International News

Saudi blackmail and Obama

Mr. Nobel Peace Prize Laureate (for unknown reasons so far) is likely to veto legislation allowing victims of the 9/11 terrorist attack to sue Saudi Arabia


White House sides with Saudi Arabia over the families of 9/11 victims, despite mounting evidence that implicates the Saudi royal family with funding and directing the September 11, 2001, attacks.

On Tuesday, President Obama took to the morning cable news circuit to reiterate his vow to veto legislation allowing victims of the 9/11 terrorist attack to sue Saudi Arabia, arguing that it would expose the United States to similar lawsuits.

“If we open up the possibility that individuals and the United States can routinely start suing other governments, then we are also opening up the United States to being continually sued by individuals in other countries,” Obama told Charlie Rose on “CBS This Morning.”

The 9/11 bill, advanced by Senator Chuck Schumer (D-NY) would grant families of 9/11 victims the right to sue, in a United States court, the Saudi government and members of the Saudi royal family for funding and providing material support to al-Qaeda terrorists.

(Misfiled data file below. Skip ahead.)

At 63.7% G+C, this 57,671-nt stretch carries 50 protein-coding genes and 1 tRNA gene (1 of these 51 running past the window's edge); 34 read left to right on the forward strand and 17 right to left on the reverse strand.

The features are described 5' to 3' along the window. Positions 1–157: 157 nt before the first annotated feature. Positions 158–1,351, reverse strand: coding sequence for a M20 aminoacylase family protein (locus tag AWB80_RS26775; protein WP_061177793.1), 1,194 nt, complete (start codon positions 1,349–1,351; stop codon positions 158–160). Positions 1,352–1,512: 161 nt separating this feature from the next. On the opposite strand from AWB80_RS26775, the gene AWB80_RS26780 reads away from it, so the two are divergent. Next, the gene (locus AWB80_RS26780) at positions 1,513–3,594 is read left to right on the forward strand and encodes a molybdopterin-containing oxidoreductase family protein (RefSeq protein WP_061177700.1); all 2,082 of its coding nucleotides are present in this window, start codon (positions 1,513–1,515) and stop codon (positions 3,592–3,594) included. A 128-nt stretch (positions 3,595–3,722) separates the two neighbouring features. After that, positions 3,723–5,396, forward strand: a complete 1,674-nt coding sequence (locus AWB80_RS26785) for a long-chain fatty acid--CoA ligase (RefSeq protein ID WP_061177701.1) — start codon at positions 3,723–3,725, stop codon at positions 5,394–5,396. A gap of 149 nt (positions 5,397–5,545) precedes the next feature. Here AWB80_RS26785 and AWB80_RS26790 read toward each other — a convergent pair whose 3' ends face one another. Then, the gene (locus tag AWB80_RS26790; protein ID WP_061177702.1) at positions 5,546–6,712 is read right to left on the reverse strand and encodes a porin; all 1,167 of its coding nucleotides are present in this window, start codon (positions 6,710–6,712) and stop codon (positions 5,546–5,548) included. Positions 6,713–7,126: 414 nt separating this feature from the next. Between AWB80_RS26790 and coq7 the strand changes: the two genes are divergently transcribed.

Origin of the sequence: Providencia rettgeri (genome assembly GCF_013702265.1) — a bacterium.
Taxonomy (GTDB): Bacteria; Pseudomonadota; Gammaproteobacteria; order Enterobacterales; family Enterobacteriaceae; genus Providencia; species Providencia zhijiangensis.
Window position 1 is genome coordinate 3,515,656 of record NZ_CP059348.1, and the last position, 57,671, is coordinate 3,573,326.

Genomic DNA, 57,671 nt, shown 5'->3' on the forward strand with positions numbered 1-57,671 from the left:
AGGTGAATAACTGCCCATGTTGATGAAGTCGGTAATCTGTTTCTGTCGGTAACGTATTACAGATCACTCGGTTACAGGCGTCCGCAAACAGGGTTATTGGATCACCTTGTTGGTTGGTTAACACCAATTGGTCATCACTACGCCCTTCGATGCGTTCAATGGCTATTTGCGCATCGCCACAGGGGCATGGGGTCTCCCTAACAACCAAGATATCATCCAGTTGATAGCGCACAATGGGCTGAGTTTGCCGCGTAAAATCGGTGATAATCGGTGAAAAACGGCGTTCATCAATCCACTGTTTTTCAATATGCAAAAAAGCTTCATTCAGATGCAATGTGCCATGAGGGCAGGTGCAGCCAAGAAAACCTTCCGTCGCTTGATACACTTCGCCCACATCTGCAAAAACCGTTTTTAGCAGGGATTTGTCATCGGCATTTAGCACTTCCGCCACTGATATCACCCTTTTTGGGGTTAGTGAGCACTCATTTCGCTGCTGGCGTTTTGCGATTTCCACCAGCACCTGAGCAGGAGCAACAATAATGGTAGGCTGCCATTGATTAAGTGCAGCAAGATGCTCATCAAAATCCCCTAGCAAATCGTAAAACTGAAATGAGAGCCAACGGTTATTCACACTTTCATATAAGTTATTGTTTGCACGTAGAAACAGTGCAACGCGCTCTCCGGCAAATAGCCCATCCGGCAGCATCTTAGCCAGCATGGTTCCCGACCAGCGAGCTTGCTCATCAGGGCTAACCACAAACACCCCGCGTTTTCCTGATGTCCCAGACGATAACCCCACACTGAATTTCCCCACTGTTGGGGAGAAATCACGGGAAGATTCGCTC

President Obama sounded noncommittal during the interview regarding the likelihood that the 28 missing pages of the 9/11 report would be released, despite White House officials reaching out to Graham on April 11, informing him that they planned to release the documents shortly.

“I have a sense of what’s in there,” Obama told Charlie Rose, referring to the contents of the redacted sections.

“This has been a process which we generally reveal with through the intelligence community and Jim Clapper, our director of National Intelligence, has been going through to make sure that whatever it is that is released is not going to compromise some major national security interest of the United States. My understanding is that he’s about to complete that process.”

In my naivety I believed that people who are awarded such a prestigious (well it was some time in the past at least) international award as Nobel Peace Prize posses certain qualities as decency and holding to certain principles unconditionally. I must admit that I was wrong. Sorry folks! 

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